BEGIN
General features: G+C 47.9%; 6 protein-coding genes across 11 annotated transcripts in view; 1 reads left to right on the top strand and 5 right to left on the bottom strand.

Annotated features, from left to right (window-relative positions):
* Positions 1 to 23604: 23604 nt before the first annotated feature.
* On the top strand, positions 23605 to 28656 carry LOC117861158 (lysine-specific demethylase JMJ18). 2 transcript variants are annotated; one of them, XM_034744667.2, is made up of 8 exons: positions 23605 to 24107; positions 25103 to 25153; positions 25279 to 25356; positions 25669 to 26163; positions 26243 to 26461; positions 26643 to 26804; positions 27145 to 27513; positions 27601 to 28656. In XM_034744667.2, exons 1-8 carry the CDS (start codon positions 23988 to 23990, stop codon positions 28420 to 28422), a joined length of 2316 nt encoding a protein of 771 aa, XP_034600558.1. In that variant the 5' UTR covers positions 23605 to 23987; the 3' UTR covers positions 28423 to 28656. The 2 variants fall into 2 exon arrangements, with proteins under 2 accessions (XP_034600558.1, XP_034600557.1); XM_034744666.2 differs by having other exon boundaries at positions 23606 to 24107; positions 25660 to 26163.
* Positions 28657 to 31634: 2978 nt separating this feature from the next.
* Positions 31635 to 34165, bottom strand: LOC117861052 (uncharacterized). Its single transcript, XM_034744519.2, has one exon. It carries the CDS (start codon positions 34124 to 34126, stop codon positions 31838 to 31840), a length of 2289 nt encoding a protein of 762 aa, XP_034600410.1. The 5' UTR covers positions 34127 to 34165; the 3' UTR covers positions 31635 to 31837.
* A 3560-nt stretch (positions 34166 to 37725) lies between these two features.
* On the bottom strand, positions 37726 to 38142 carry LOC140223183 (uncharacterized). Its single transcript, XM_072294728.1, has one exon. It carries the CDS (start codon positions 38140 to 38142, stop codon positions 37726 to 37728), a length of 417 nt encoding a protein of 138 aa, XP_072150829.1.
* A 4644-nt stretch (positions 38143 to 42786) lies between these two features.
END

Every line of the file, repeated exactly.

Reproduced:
General features: G+C 47.9%; 6 protein-coding genes across 11 annotated transcripts in view; 1 reads left to right on the top strand and 5 right to left on the bottom strand.

Annotated features, from left to right (window-relative positions):
* Positions 1 to 23604: 23604 nt before the first annotated feature.
* On the top strand, positions 23605 to 28656 carry LOC117861158 (lysine-specific demethylase JMJ18). 2 transcript variants are annotated; one of them, XM_034744667.2, is made up of 8 exons: positions 23605 to 24107; positions 25103 to 25153; positions 25279 to 25356; positions 25669 to 26163; positions 26243 to 26461; positions 26643 to 26804; positions 27145 to 27513; positions 27601 to 28656. In XM_034744667.2, exons 1-8 carry the CDS (start codon positions 23988 to 23990, stop codon positions 28420 to 28422), a joined length of 2316 nt encoding a protein of 771 aa, XP_034600558.1. In that variant the 5' UTR covers positions 23605 to 23987; the 3' UTR covers positions 28423 to 28656. The 2 variants fall into 2 exon arrangements, with proteins under 2 accessions (XP_034600558.1, XP_034600557.1); XM_034744666.2 differs by having other exon boundaries at positions 23606 to 24107; positions 25660 to 26163.
* Positions 28657 to 31634: 2978 nt separating this feature from the next.
* Positions 31635 to 34165, bottom strand: LOC117861052 (uncharacterized). Its single transcript, XM_034744519.2, has one exon. It carries the CDS (start codon positions 34124 to 34126, stop codon positions 31838 to 31840), a length of 2289 nt encoding a protein of 762 aa, XP_034600410.1. The 5' UTR covers positions 34127 to 34165; the 3' UTR covers positions 31635 to 31837.
* A 3560-nt stretch (positions 34166 to 37725) lies between these two features.
* On the bottom strand, positions 37726 to 38142 carry LOC140223183 (uncharacterized). Its single transcript, XM_072294728.1, has one exon. It carries the CDS (start codon positions 38140 to 38142, stop codon positions 37726 to 37728), a length of 417 nt encoding a protein of 138 aa, XP_072150829.1.
* A 4644-nt stretch (positions 38143 to 42786) lies between these two features.